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Re: Introducing references

From: Arthur O'Dwyer <arthur.j.odwyer_at_[hidden]>
Date: Wed, 26 Jan 2022 14:33:04 -0500
On Wed, Jan 26, 2022 at 1:03 PM Victor Eijkhout via SG20 <
sg20_at_[hidden]> wrote:

> On , 2022Jan26, at 11:02, JC van Winkel <jcvw_at_[hidden]> wrote:
> Hi,
> Note that http://wg21.link/p1389 was written to give advice about what
> patterns to use and what to avoid.
> Understood. And I was saying that the suggested patterns is
> unimplementable.

FWIW, I teach
- pass-by-value
- problems: performance of all those copies; how to write an out-parameter?
- C solution: pointers (a pointer holds a memory address)
- pass-by-pointer
- C++ enhancement: references (***)
- pass-by-reference
- problem: accidental modification of the caller's thing
- solution: `const`
- pass-by-const-reference
- guideline: pass large objects by const&, small cheap ones by value
- guideline: pass out-parameters by pointer

This happens over the course of about 10–20 slides. Right at the (***)
mark, I do have sample code of the form
    int& r = i;
    r = 2; // modifies i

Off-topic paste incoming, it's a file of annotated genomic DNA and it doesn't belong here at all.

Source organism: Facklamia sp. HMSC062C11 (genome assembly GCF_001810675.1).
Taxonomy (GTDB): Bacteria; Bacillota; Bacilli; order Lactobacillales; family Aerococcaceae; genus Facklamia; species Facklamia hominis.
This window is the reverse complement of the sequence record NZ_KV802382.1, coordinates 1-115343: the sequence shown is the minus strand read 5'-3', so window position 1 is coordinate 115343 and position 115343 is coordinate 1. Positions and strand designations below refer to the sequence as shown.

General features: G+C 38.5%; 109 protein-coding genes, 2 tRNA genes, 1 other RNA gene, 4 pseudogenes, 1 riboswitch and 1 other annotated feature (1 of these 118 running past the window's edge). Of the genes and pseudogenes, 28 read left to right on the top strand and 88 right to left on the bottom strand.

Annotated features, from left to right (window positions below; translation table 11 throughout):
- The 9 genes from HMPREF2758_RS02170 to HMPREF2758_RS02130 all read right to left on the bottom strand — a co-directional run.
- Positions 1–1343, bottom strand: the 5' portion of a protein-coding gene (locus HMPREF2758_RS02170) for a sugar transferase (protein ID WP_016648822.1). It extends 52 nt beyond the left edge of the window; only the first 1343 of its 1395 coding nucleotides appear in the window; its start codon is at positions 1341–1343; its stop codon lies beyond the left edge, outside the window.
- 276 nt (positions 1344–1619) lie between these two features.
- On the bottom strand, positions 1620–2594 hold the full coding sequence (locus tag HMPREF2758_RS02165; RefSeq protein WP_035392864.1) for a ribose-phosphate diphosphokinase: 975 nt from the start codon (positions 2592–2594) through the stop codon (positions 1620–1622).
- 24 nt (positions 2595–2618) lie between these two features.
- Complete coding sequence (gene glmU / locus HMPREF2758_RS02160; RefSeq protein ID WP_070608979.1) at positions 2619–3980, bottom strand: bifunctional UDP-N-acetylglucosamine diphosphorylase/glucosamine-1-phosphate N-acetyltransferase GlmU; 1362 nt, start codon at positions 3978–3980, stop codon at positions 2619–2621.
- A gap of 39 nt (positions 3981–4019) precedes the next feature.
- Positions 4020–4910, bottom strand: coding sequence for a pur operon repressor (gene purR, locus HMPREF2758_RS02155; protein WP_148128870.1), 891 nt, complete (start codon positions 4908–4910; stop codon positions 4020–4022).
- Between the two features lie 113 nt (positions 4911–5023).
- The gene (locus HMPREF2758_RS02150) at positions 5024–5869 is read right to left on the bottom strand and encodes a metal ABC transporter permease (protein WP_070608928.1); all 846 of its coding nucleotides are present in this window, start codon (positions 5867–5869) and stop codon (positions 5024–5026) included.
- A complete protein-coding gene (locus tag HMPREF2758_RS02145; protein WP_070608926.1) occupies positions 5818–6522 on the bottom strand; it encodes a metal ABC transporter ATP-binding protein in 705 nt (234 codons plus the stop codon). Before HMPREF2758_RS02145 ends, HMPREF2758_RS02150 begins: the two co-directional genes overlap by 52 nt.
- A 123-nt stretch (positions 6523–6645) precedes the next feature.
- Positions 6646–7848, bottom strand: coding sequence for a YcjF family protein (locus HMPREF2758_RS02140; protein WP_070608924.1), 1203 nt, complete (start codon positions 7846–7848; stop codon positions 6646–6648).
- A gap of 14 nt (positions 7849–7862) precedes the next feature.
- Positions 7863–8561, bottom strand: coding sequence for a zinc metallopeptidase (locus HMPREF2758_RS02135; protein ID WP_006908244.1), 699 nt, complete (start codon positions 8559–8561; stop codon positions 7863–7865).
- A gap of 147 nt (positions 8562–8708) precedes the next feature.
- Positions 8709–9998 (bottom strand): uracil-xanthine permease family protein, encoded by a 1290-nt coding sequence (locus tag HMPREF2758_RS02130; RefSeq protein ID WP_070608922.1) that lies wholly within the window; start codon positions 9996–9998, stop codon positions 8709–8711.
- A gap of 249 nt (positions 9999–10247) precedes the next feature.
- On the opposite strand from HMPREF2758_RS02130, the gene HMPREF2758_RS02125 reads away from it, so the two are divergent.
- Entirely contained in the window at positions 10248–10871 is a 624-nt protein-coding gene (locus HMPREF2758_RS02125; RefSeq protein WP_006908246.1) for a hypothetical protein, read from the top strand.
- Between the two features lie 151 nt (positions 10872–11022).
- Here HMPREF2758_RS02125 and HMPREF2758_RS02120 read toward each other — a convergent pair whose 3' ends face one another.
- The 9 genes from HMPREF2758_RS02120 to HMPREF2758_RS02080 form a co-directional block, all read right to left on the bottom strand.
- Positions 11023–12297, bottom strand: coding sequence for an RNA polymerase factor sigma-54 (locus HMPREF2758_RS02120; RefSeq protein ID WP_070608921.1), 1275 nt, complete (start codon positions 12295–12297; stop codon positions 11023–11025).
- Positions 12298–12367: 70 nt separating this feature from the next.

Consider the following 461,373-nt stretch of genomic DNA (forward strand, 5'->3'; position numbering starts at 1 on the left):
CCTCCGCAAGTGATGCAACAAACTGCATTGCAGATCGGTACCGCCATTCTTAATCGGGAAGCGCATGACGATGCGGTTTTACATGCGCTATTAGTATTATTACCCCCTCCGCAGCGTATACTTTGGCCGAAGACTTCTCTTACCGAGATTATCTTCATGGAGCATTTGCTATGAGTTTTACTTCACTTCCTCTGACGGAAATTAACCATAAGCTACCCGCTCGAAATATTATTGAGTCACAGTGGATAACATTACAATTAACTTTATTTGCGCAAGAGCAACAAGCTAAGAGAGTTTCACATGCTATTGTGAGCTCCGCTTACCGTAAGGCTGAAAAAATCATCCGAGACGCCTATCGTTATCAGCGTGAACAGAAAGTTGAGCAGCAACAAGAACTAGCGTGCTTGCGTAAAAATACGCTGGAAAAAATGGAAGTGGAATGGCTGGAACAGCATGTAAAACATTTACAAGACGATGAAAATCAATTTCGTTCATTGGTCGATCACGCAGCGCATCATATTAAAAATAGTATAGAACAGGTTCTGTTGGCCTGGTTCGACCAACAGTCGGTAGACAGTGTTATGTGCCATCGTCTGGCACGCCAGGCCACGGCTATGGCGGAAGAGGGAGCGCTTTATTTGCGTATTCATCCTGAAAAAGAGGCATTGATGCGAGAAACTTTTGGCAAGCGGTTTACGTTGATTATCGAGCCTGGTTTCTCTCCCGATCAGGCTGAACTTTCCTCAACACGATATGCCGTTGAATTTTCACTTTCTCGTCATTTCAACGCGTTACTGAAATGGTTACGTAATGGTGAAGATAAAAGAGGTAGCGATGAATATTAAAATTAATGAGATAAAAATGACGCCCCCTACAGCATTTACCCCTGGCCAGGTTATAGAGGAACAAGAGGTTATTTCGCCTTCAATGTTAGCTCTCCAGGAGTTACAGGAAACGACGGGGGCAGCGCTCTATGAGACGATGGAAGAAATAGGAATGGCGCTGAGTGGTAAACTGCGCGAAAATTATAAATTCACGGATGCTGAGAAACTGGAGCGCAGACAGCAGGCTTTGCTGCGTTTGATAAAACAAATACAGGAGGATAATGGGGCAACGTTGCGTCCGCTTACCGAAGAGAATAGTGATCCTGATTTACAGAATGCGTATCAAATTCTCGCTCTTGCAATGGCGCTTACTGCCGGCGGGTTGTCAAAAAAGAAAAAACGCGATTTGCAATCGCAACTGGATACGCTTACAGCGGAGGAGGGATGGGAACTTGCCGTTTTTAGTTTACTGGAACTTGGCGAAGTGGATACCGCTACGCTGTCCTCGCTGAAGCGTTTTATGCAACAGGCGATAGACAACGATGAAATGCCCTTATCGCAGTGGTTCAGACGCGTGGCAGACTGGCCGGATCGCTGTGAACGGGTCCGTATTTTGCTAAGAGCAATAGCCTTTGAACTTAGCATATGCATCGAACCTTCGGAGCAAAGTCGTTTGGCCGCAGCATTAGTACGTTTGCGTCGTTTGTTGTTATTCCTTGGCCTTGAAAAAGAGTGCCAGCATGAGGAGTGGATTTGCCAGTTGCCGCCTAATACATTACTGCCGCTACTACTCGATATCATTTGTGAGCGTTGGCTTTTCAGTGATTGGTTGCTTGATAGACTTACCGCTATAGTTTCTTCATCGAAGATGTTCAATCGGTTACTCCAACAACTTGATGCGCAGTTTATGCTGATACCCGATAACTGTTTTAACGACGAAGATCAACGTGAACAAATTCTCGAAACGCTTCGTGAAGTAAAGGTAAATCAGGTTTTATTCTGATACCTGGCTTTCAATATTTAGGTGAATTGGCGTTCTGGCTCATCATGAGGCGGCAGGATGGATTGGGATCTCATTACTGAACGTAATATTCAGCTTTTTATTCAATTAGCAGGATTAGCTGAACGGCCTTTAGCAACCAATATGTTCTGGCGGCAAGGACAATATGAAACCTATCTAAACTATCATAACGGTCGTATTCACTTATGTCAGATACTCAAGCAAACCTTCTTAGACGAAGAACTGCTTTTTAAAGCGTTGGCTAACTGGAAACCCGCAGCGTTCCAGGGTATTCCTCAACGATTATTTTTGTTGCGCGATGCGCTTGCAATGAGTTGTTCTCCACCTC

of the form disparaged by P1389. However, it's also surrounded by the
*larger* context where we're talking about function parameters, exactly as
prescribed by P1389. Also, that slide is presented in that form
specifically because we want to compare references' syntax against
pointers' syntax from 2–3 slides earlier:
    int *p = &i;
    *p = 2; // modifies i
I sympathize with Victor's point that teaching references does require
*one* slide
that presents references outside of parameter lists. But generally I agree
with P1389's guidance that you really *don't* want to emphasize the use of
references outside of function parameter lists (and, eventually, getter
return types). The trick is to get past that *one* slide really quickly and
emphasize the parameter-list usage. Don't spend multiple slides on local
variables of reference type; don't do exercises where you bind references
to other references and stuff like that; just say what they are and then
get on with using them as they're intended to be used. Easy peasy.


Received on 2022-01-26 19:33:16